photograph by rugosa rosa
Sometimes a slab of time will pass and I won't feel a part of Oxford, even if, like right now, I can look out onto the dark, neat quadrangle lawn, and follow a student begrudgingly push open the lodge door. I will be here, though not part of it. It like it's over my shoulder, but remote. Then I have these times, when I almost want to apologise for not being adequately grateful to it.
Take this evening. After a bit of carry-on from me, I agreed to give Ultimate Frisbee a go. With a toe out the door, I had assumed my days of geek sports here were over, but it was bright and warm and it won't be so for much longer. In fact, the wind is already a little barer. As I rode up to the field, I rolled my eyes like a grotty kid, having spotted a young woman in a basketball outfit, practising. I had specifically told roperinerer that I was not up for opposing any 'bronzed, well-groomed American women of German decent'. They smash it in team sports. I asked her where she was from. Turned out she was Canadian so I made my way over.
There were nine of us - three Saffas, three Mrrkans, a Turk, a Canook and a Skip. Mostly boys. Two very, very tall ones. The game was bloody good fun. I often forget how much I love team sports. They're the best. Straight after, it started to rain rain-shards: slanty, slappy little shooty things. So many of them, and so thick! This all meant one thing: I had to take my girly bike to the max. She's named something like Maroon Dreamrider or Happy Challenger. I can never remember. I belted it - illegally, I should add (honk, honk) - straight through the University Parks, ripping up that central clay path, whipping past the cricket pavilion, dodging the odd mental poodle, and saluted all the way by the wooden benches of the dead. The sky was dirty-white until that last strip before the horizon when it became the clearest, prettiest see-through blue. (I've said this before, but England skies are marvellous.)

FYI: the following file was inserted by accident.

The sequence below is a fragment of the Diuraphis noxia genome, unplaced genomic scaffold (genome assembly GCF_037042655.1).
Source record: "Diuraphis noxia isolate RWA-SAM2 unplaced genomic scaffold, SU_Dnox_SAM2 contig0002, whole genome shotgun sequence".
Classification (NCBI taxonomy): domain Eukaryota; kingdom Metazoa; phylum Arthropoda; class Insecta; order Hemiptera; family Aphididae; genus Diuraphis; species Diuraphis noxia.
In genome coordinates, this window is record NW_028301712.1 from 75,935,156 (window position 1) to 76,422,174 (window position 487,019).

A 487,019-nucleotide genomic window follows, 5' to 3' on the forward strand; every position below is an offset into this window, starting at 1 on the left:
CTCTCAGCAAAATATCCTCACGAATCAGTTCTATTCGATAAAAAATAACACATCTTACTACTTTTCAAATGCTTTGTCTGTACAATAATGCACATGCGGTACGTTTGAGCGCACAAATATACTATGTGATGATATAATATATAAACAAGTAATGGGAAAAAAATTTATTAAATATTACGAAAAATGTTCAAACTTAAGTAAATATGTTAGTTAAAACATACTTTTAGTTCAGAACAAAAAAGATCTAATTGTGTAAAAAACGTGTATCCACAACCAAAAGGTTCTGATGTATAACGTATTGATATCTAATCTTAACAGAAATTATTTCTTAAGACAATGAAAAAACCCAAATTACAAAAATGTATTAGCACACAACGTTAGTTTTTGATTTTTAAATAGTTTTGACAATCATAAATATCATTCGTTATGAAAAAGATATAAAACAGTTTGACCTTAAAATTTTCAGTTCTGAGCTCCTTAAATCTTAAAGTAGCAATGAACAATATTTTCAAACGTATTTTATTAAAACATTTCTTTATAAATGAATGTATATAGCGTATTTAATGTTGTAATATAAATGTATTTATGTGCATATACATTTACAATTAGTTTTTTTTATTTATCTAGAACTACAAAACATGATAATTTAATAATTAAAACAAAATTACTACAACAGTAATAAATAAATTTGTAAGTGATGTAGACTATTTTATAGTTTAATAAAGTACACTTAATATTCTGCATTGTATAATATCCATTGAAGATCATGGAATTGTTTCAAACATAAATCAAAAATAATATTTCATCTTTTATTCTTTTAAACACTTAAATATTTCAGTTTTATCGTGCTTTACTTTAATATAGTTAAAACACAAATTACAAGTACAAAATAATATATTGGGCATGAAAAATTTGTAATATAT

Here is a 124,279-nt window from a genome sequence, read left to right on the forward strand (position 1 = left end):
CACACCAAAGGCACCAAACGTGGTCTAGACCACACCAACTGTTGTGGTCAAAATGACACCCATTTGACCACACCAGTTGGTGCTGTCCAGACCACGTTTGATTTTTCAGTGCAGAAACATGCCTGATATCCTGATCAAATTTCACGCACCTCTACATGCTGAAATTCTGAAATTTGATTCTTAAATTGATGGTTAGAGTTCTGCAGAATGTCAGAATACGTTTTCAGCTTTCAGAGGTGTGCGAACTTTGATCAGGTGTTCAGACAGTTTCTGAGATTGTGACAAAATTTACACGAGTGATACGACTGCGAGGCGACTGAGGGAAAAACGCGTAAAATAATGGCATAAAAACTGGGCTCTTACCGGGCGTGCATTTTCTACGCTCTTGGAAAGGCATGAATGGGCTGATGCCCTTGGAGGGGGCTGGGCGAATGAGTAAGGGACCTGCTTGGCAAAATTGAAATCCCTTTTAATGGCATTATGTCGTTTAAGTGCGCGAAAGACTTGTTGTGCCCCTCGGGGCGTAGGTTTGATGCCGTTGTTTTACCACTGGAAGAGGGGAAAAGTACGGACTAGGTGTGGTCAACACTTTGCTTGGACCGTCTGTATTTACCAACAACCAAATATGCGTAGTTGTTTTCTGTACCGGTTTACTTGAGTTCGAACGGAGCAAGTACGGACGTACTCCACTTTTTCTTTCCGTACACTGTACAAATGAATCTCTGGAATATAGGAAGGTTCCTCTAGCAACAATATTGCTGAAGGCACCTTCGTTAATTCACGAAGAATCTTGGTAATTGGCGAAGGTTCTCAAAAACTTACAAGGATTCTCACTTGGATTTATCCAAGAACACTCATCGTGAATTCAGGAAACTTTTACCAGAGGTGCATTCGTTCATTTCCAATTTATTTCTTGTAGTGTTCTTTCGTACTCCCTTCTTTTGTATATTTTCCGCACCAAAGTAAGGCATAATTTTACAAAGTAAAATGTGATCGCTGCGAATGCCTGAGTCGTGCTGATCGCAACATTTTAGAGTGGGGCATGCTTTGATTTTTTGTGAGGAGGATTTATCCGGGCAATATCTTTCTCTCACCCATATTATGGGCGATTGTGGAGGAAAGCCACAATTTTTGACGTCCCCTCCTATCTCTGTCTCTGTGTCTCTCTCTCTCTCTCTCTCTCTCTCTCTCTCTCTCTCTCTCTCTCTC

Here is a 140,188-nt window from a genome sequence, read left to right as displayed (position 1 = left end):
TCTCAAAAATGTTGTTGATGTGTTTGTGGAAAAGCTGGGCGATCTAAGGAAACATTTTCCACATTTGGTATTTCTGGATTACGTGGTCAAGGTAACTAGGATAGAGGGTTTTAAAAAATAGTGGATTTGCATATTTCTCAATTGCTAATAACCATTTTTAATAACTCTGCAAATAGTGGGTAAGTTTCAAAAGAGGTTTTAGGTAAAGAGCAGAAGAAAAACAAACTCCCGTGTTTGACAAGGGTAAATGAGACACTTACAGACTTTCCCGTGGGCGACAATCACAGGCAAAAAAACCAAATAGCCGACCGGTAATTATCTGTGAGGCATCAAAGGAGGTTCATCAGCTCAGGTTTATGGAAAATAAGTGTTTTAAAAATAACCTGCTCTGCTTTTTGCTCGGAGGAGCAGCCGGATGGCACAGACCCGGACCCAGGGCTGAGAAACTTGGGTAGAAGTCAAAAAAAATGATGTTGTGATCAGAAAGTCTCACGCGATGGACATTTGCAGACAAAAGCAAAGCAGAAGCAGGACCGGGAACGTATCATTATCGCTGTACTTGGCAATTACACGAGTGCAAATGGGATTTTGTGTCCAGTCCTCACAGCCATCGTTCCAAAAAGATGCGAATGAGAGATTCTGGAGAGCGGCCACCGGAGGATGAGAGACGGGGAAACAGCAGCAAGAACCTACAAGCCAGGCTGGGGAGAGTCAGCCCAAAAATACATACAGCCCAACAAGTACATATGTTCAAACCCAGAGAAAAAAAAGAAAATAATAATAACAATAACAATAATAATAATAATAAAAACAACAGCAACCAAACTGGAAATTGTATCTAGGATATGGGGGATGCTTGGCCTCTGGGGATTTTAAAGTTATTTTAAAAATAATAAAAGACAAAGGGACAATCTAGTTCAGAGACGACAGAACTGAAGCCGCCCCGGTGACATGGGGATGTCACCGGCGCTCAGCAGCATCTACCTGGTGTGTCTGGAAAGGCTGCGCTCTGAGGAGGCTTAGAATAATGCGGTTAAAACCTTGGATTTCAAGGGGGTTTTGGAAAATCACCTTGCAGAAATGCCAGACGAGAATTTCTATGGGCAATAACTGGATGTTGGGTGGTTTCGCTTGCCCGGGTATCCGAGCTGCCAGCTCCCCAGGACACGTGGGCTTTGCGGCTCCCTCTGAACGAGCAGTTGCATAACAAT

The rain rods wet me right through which made me start to laugh. I saw my year one primary school teacher coming closer through the windscreen wipers of my Mum's lazy, bronze Peugeot. She had her waterproof jacket pulled up over her happy-squishy face. She yelled that school had been rained out and made a 'turn around' motion with her finger. I fanged it up the walled bitumen path by Lady Margaret Hall. It's right near my house.
After I had showered, and sat down for dinner in front of a British bake-off show (so good), I realized that I was supremely happy. It was not that happiness that I sought to hold onto. And the realization did not make it go away either. It has not made it go away.
So, yes, thank you, Oxford, you thoroughly odd, magical place. You never demand that I love and respect you, you simply make it worthwhile when I do.